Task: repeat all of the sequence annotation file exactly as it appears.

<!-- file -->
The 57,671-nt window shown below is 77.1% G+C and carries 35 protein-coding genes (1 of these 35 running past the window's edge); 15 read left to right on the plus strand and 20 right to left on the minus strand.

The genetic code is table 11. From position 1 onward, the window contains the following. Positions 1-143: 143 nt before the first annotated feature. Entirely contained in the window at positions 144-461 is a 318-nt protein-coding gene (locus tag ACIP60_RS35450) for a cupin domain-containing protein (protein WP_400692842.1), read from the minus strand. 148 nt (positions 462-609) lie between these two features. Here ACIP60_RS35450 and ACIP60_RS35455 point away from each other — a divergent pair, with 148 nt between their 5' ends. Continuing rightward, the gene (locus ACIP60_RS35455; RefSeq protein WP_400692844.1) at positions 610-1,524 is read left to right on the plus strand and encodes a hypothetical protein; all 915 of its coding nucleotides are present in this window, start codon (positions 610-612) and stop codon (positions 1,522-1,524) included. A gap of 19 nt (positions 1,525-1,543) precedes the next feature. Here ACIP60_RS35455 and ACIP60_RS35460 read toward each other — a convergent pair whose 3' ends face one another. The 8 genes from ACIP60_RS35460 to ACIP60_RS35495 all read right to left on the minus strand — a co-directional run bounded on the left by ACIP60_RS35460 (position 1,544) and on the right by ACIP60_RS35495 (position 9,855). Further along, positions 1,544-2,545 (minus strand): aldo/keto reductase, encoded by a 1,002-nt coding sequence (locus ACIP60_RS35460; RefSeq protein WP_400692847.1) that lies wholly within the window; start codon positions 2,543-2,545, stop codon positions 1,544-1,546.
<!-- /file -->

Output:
The 57,671-nt window shown below is 77.1% G+C and carries 35 protein-coding genes (1 of these 35 running past the window's edge); 15 read left to right on the plus strand and 20 right to left on the minus strand.

The genetic code is table 11. From position 1 onward, the window contains the following. Positions 1-143: 143 nt before the first annotated feature. Entirely contained in the window at positions 144-461 is a 318-nt protein-coding gene (locus tag ACIP60_RS35450) for a cupin domain-containing protein (protein WP_400692842.1), read from the minus strand. 148 nt (positions 462-609) lie between these two features. Here ACIP60_RS35450 and ACIP60_RS35455 point away from each other — a divergent pair, with 148 nt between their 5' ends. Continuing rightward, the gene (locus ACIP60_RS35455; RefSeq protein WP_400692844.1) at positions 610-1,524 is read left to right on the plus strand and encodes a hypothetical protein; all 915 of its coding nucleotides are present in this window, start codon (positions 610-612) and stop codon (positions 1,522-1,524) included. A gap of 19 nt (positions 1,525-1,543) precedes the next feature. Here ACIP60_RS35455 and ACIP60_RS35460 read toward each other — a convergent pair whose 3' ends face one another. The 8 genes from ACIP60_RS35460 to ACIP60_RS35495 all read right to left on the minus strand — a co-directional run bounded on the left by ACIP60_RS35460 (position 1,544) and on the right by ACIP60_RS35495 (position 9,855). Further along, positions 1,544-2,545 (minus strand): aldo/keto reductase, encoded by a 1,002-nt coding sequence (locus ACIP60_RS35460; RefSeq protein WP_400692847.1) that lies wholly within the window; start codon positions 2,543-2,545, stop codon positions 1,544-1,546.